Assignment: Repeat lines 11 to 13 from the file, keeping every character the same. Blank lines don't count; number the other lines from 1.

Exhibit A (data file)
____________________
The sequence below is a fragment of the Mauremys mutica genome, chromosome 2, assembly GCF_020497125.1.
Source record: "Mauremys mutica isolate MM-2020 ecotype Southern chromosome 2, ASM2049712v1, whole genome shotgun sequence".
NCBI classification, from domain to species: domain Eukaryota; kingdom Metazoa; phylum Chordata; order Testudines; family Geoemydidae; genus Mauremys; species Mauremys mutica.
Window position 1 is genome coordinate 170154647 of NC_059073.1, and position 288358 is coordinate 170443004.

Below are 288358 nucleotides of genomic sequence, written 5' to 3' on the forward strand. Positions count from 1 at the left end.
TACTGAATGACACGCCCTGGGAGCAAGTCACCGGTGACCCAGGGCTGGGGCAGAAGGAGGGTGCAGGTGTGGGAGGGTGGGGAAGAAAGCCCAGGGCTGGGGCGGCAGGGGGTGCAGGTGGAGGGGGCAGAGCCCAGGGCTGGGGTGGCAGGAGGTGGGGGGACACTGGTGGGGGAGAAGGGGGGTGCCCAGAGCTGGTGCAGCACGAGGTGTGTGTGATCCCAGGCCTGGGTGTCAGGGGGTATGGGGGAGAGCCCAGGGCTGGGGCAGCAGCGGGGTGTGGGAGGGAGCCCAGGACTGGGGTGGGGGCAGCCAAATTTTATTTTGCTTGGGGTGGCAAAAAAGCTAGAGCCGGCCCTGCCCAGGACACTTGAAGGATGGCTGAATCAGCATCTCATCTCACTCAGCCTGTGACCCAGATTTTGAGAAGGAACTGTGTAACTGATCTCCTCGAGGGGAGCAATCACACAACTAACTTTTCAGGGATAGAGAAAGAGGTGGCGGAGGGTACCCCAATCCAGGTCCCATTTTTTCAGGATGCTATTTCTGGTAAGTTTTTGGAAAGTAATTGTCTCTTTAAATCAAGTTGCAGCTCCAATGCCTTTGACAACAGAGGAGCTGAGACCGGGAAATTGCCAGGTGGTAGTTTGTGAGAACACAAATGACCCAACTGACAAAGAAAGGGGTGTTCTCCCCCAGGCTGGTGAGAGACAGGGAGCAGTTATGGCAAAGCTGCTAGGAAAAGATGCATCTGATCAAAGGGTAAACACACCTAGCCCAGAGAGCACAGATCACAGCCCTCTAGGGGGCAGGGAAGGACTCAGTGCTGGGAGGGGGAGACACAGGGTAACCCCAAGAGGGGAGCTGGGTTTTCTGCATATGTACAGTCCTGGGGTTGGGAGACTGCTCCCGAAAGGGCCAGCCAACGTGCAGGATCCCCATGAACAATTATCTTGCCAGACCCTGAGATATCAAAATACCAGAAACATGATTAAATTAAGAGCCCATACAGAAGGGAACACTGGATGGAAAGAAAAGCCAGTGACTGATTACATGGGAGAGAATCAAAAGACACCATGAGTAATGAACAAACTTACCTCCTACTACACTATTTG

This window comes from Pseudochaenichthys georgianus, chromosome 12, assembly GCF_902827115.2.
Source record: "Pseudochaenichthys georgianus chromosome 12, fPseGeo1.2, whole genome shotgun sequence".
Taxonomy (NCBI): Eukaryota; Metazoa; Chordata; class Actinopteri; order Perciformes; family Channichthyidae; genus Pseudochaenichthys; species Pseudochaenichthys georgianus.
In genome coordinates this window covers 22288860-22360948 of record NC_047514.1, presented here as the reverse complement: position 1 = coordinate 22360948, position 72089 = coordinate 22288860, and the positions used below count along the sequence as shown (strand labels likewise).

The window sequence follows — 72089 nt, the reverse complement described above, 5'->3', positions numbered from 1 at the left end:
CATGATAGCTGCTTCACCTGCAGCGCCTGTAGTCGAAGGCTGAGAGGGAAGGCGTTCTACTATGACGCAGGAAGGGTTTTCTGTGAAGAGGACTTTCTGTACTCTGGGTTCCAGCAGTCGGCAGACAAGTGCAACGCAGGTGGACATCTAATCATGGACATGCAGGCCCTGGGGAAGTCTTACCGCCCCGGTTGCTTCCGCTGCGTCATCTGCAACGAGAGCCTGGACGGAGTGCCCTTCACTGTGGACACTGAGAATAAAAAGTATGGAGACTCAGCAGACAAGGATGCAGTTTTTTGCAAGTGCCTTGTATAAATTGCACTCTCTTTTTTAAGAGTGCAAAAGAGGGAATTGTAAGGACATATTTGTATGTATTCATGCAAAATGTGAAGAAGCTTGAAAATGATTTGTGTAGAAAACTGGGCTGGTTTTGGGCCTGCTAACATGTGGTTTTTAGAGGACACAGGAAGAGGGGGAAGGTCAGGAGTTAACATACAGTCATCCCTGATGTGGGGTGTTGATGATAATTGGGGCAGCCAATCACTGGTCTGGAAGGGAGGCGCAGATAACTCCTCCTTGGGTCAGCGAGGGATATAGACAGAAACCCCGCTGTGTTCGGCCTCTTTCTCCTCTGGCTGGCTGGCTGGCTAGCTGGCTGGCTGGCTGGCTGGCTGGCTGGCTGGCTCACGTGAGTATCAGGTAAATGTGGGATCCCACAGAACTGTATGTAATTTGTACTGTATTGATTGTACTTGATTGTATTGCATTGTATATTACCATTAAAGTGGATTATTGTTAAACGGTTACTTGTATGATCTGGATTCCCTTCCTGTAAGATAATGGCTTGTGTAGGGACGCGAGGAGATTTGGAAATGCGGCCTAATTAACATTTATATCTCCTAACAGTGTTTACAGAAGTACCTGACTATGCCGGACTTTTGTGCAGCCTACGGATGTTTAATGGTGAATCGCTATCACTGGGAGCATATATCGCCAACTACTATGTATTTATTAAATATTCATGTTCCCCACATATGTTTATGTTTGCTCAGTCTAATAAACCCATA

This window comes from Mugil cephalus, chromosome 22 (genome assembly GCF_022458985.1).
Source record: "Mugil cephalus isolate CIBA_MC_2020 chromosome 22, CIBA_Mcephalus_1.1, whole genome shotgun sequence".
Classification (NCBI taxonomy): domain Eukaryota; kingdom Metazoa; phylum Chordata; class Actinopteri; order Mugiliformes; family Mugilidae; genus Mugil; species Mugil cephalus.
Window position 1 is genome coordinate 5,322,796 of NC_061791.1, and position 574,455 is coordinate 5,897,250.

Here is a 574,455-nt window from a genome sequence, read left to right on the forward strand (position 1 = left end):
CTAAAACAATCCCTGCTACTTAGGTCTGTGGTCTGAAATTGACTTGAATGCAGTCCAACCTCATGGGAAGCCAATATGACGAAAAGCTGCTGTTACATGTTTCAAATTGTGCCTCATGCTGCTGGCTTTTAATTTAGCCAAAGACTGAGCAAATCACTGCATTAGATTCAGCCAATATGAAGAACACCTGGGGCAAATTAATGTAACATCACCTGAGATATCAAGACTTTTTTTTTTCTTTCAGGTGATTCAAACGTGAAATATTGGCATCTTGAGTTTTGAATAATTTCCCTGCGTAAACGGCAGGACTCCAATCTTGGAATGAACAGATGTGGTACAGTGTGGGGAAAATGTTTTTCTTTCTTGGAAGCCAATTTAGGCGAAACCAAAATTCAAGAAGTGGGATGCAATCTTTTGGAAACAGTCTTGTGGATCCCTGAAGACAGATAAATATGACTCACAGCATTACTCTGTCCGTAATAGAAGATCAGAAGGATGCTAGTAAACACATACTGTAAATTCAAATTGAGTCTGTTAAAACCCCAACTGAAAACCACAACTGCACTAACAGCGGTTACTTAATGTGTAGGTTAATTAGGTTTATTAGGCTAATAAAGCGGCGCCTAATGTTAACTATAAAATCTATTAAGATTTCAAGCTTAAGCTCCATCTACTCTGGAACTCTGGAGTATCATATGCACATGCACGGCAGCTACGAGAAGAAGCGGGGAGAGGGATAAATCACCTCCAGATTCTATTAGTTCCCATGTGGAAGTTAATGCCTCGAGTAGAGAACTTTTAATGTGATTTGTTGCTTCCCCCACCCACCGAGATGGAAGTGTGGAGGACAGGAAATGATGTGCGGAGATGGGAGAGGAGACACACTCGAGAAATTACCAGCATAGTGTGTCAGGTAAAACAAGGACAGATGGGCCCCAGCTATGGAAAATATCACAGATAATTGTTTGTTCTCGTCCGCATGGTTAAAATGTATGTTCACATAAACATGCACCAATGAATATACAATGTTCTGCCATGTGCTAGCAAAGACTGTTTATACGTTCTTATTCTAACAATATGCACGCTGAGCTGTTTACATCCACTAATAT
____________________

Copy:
The window sequence follows — 72089 nt, the reverse complement described above, 5'->3', positions numbered from 1 at the left end:
CATGATAGCTGCTTCACCTGCAGCGCCTGTAGTCGAAGGCTGAGAGGGAAGGCGTTCTACTATGACGCAGGAAGGGTTTTCTGTGAAGAGGACTTTCTGTACTCTGGGTTCCAGCAGTCGGCAGACAAGTGCAACGCAGGTGGACATCTAATCATGGACATGCAGGCCCTGGGGAAGTCTTACCGCCCCGGTTGCTTCCGCTGCGTCATCTGCAACGAGAGCCTGGACGGAGTGCCCTTCACTGTGGACACTGAGAATAAAAAGTATGGAGACTCAGCAGACAAGGATGCAGTTTTTTGCAAGTGCCTTGTATAAATTGCACTCTCTTTTTTAAGAGTGCAAAAGAGGGAATTGTAAGGACATATTTGTATGTATTCATGCAAAATGTGAAGAAGCTTGAAAATGATTTGTGTAGAAAACTGGGCTGGTTTTGGGCCTGCTAACATGTGGTTTTTAGAGGACACAGGAAGAGGGGGAAGGTCAGGAGTTAACATACAGTCATCCCTGATGTGGGGTGTTGATGATAATTGGGGCAGCCAATCACTGGTCTGGAAGGGAGGCGCAGATAACTCCTCCTTGGGTCAGCGAGGGATATAGACAGAAACCCCGCTGTGTTCGGCCTCTTTCTCCTCTGGCTGGCTGGCTGGCTAGCTGGCTGGCTGGCTGGCTGGCTGGCTGGCTGGCTCACGTGAGTATCAGGTAAATGTGGGATCCCACAGAACTGTATGTAATTTGTACTGTATTGATTGTACTTGATTGTATTGCATTGTATATTACCATTAAAGTGGATTATTGTTAAACGGTTACTTGTATGATCTGGATTCCCTTCCTGTAAGATAATGGCTTGTGTAGGGACGCGAGGAGATTTGGAAATGCGGCCTAATTAACATTTATATCTCCTAACAGTGTTTACAGAAGTACCTGACTATGCCGGACTTTTGTGCAGCCTACGGATGTTTAATGGTGAATCGCTATCACTGGGAGCATATATCGCCAACTACTATGTATTTATTAAATATTCATGTTCCCCACATATGTTTATGTTTGCTCAGTCTAATAAACCCATA

This window comes from Mugil cephalus, chromosome 22 (genome assembly GCF_022458985.1).